- Non-recovery of ACT in a patient with heparin-induced thrombocytopenia type II during mitral valve replacement using argatroban anticoagulation. [JOURNAL ARTICLE]
- J Anesth 2013 May 16.
Argatroban was used as the anticoagulant during cardiopulmonary bypass (CPB) in a patient with heparin-induced thrombocytopenia (HIT) type II undergoing mitral valve replacement. Dosage was reduced because of preoperative congestive liver disorder. Perioperative coagulability was poor, and, ultimately, failure of hemostasis led to a fatal outcome. Although argatroban use as an anticoagulant for HIT is reported, the optimal dose has not been established. During long-term CPB, increasing the total dosage may extend anticoagulant ability, leading to dose dependence. Because no antagonist for argatroban exists, failure of hemostasis might occur.
- Orthostatic intolerance during early mobilization following video-assisted thoracic surgery. [JOURNAL ARTICLE]
- J Anesth 2013 May 14.
PURPOSE:Early postoperative mobilization is crucial for early ambulation to reduce postoperative pulmonary complications after lung resection. However, orthostatic intolerance (OI) may delay patient recovery, leading to complications. It is therefore important to understand the prevalence of and predisposing factors for OI following video-assisted thoracic surgery (VATS), which have not been established. This study evaluated the incidence of OI, impact of OI on delayed ambulation, and predisposing factors associated with OI in patients after VATS.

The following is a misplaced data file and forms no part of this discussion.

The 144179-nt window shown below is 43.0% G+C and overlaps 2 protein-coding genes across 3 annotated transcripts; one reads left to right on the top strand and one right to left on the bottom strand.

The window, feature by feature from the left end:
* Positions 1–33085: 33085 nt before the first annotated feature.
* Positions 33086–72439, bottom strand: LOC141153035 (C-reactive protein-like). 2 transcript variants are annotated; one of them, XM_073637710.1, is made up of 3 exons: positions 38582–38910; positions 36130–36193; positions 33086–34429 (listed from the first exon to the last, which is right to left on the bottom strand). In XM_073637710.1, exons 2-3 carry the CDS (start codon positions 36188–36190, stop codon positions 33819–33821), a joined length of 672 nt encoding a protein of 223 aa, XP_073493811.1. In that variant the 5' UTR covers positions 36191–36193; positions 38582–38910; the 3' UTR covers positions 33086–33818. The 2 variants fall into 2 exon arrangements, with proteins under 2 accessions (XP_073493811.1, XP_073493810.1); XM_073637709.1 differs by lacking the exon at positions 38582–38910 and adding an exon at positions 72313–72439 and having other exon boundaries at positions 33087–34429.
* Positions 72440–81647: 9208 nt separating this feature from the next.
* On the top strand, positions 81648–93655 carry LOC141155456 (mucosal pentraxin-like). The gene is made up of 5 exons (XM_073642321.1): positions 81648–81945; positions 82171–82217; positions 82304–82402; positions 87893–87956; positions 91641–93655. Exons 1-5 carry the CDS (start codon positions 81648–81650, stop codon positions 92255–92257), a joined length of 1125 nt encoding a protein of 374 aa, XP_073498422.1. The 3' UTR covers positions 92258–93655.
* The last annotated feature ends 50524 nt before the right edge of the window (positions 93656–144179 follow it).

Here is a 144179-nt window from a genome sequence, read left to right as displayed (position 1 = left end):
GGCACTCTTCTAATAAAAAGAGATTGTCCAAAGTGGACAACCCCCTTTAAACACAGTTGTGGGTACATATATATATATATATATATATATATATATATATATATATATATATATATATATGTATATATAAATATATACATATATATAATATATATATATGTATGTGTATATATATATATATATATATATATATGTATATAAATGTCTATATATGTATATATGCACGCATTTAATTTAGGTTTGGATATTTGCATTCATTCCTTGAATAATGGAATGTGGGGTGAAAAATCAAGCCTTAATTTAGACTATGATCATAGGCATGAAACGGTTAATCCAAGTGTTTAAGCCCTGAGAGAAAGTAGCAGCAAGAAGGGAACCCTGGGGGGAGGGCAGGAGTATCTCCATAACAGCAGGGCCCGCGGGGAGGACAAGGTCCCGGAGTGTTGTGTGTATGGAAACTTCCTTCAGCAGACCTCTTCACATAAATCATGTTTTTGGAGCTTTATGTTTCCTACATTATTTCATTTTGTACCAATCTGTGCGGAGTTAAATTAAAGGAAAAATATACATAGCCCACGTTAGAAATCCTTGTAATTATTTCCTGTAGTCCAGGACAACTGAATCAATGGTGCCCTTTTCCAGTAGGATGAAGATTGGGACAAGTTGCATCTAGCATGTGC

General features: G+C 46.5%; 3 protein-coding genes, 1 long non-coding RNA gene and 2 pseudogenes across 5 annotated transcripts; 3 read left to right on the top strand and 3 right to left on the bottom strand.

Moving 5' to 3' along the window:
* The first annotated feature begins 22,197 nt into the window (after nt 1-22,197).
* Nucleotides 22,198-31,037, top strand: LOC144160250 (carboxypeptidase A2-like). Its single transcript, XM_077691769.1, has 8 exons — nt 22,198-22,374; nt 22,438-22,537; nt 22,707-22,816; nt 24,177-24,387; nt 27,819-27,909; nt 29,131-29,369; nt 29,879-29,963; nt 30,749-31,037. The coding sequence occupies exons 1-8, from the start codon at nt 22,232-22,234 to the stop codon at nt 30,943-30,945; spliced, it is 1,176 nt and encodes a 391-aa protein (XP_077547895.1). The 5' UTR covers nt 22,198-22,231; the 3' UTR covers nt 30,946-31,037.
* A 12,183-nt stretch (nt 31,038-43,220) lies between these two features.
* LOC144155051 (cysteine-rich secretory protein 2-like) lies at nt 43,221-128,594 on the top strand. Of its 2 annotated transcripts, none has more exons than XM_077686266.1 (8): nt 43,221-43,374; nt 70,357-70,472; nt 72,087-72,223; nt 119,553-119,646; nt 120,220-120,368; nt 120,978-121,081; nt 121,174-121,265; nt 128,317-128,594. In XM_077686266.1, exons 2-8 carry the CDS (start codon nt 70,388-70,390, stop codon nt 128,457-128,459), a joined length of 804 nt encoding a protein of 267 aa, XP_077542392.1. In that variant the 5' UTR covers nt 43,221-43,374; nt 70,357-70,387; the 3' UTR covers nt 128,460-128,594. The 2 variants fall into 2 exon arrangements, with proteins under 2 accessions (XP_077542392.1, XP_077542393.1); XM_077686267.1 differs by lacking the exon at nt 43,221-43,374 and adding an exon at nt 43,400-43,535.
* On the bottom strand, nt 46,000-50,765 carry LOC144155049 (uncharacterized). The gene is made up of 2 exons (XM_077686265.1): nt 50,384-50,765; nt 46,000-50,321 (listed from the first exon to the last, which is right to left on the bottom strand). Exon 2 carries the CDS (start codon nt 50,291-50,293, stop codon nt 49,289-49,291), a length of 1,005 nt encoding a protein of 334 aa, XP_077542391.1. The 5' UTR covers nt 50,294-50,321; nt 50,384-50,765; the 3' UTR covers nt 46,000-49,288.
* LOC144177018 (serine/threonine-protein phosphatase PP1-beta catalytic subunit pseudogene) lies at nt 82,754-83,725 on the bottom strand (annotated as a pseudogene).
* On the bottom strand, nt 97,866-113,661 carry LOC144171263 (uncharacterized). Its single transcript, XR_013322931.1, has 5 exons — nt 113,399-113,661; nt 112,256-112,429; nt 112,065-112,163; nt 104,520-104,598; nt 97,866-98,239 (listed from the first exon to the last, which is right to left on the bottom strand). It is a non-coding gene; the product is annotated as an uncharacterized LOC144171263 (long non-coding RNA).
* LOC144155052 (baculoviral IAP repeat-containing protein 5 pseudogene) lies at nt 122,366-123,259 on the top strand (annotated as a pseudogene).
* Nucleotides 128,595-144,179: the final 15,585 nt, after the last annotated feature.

METHODS:This retrospective cohort study consecutively analyzed data from 236 patients who underwent VATS. The primary outcome was defined as OI with symptoms associated with ambulatory challenge on postoperative day 1 (POD1), including dizziness, nausea and vomiting, feeling hot, blurred vision, or transient syncope. Multivariate logistic regression was performed to identify independent factors associated with OI.
RESULTS:Of the 236 patients, 35.2 % (83) experienced OI; 45.8 % of these could not ambulate at POD1, compared with 15.7 % of patients without OI (P < 0.001). Factors independently associated with OI included advanced age [odds ratio 2.83 (1.46-5.58); P = 0.002], female gender [odds ratio 2.40 (1.31-4.46); P = 0.004], and postoperative opioid use [odds ratio 2.61 (1.23-5.77); P = 0.012]. Use of thoracic epidural anesthesia was not independently associated with OI [odds ratio 0.72 (0.38-1.37); P = 0.318].
CONCLUSION:Postoperative OI was common in patients after VATS and significantly associated with delayed ambulation. Advanced age, female gender, and postoperative opioid use were identified as independent predisposing factors for OI.
- Can anesthetic techniques or drugs affect cancer recurrence in patients undergoing cancer surgery? [JOURNAL ARTICLE]